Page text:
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Avalanche: Two Dogs

Observer Name
Bill Nalli
Observation Date
Tuesday, April 12, 2022
Avalanche Date
Tuesday, April 12, 2022
Region
Salt Lake » Big Cottonwood Canyon » Days Fork » Two Dogs
Location Name or Route
Days Fork-Two Dogs
Elevation
10,200'
Aspect
North
Slope Angle
39°
Trigger
Skier
Trigger: additional info
Intentionally Triggered
Avalanche Type
Soft Slab
Avalanche Problem
New Snow
Weak Layer
New Snow/Old Snow Interface
Depth
18"
Width
50'
Vertical
400'
Comments
Nice cold April storm! Generally 25-30cm of new snow fell in upper LCC and Days Fork by 9 am with another 6cm throughout the day. Moderate to strong WNW wind was interacting with terrain features and loading multiple aspects including leeward cliff bases a bit deeper than that. Upon first inspection, NE aspects along the Emma Ridge had about 30-35cm of new snow on top of the brown old snow surface. The initial 10cm of dense snow seemed bonded fairly well to the dust layer and the rest was right-side up and decreasing density. Wind was actively loading intermittently as seen in this pic skiers left Two Dogs.
Comments
What follows is a description of what I consider cutting your margin for error a little too close for comfort. We wanted to ski Two Dogs and discussed what seemed to be a manageable plan to stay high along the cliff base to ski cut the steep rounded pillows on the skiers right. Slope angles right along the cliff base are 39 to 40 degrees. With good visibility that the runout was clear I entered high and pushed some loose snow that got moving along the slick old snow surface. I was surprised with two things. This small dry loose slide didn't propagate into the steeper pockets to the right and that it slowly made it most of the way almost all the way to the bottom (Pic 2). Continuing to think it manageable, I skied into the next pocket along the cliff base.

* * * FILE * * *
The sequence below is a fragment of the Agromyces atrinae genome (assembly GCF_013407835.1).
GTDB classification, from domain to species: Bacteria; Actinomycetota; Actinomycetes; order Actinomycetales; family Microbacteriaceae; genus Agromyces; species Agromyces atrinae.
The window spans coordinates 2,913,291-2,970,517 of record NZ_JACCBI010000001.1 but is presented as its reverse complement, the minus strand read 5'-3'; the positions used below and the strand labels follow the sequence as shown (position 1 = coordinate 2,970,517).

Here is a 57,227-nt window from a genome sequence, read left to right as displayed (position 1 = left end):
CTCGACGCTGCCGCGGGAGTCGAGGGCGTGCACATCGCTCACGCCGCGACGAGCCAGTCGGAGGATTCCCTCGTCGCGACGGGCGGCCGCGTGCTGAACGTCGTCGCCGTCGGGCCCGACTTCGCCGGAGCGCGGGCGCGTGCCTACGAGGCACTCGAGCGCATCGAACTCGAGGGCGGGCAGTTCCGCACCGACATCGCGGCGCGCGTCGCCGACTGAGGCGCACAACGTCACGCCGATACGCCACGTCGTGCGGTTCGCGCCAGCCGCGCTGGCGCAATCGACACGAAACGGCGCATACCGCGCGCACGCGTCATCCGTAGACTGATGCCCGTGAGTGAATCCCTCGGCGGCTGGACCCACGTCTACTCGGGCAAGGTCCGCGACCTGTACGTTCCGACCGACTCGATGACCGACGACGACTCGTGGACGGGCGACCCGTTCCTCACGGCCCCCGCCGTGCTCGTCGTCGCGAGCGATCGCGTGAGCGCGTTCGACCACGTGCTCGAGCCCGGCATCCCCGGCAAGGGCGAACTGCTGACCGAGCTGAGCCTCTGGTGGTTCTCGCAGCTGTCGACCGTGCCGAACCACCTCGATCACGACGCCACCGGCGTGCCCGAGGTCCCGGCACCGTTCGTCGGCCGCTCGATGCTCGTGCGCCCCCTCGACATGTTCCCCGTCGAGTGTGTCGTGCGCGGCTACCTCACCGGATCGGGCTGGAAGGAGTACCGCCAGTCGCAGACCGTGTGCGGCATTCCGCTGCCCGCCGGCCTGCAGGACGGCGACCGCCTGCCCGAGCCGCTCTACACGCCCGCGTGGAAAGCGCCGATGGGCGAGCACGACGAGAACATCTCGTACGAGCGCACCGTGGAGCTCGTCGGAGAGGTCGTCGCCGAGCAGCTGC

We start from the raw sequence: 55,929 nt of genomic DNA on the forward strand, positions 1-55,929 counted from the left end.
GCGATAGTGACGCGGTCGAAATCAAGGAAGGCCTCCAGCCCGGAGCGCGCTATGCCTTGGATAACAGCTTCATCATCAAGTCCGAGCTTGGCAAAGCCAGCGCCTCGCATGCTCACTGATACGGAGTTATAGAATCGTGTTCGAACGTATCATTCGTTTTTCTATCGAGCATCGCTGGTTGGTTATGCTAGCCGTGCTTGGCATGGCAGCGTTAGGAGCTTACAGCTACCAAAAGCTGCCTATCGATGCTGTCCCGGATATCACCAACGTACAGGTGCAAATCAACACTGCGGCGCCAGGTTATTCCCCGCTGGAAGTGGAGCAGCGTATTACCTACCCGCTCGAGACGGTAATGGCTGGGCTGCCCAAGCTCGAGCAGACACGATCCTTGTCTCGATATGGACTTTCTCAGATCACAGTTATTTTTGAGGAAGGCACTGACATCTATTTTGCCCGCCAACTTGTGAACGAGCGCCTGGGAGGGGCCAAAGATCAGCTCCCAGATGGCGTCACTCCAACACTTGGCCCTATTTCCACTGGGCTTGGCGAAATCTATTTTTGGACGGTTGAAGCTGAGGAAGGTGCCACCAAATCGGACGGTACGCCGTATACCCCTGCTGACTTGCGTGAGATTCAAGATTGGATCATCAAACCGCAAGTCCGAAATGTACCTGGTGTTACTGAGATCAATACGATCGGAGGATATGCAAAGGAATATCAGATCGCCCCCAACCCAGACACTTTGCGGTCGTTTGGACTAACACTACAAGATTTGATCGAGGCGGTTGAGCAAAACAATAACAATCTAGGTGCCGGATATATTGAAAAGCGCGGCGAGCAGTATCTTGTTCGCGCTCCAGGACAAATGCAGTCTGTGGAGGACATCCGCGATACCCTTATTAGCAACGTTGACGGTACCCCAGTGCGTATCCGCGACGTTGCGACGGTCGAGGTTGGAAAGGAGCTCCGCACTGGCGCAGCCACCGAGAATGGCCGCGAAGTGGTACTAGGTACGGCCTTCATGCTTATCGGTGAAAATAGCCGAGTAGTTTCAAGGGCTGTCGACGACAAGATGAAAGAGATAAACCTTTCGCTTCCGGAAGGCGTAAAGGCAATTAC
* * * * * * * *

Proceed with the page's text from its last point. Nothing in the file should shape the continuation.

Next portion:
Comments
This next pocket propagated about 10 meters wide and traveled much faster to the bottom of the slope (Pic 3). It was about 35cm deep and failed at the new/old interface that I had previously considered well bonded. I think the combination of a little thicker slab and steeper slope is what pushed it over the top here. At this point it was time to reconsider our plan for a few reasons. First, I had just ruined much of the good skiing on our run and this might push us into steeper unstable slopes to the left and right. Second, were my partners up for navigating more instability than we originally thought? I was still close enough to the ridge to communicate with them and we decided to continue with the second skier skiing left of all the displaced snow. While I stayed in a safe spot under the cliff, he initiated another dry loose slide that caused him to pull up and let the sluff go by. Now we were more committed and continued "managing" our out. Most of the steep terrain had already slid but one pocket still remained to the right. I again entered it high and this one propagated a bit wider and deeper still, 15 meters x 45cm deep (Pic 4, 5).
Comments
With most of the main Two Dogs avalanched, we were able to ski one at a time along the flanks without incident and got some quality face shots (Pic 6). In retrospect, I think we pushed our margin for error right up to the line of what should be acceptable. We didn't have to ski the slope. We could have easily chosen a lower slope angle and had fine runs. We chose to "manage" it because I have a lot of experience doing this type of thing and we were a strong group. To be fair, I have been doing this type of active ski cutting for over 25 years both in ski areas and the backcountry and did actually manage it properly. But any time you commit to this extra risk you have to acknowledge there is a lot of uncertainty. What if it was a little more stubborn and waited until I was a few more turns into it to release? Or what if my partner didn't pull up and his sluff knocked him over and tweaked his knee? It's made me re-evaluate my goals for any given ski outing and for this I wanted to share more of the details. Avalanche educator Sarah Carpenter recently wrote a nice article in the latest issue of The Avalanche Review that talks specifically about this idea of manageability. She quotes Dave Richards from Alta and its so poignant I'll re-quote. "...avalanches are not manageable. However, terrain is. And actions are as well. The goal of the backcountry skier is to manage their terrain and actions at all costs."
Coordinates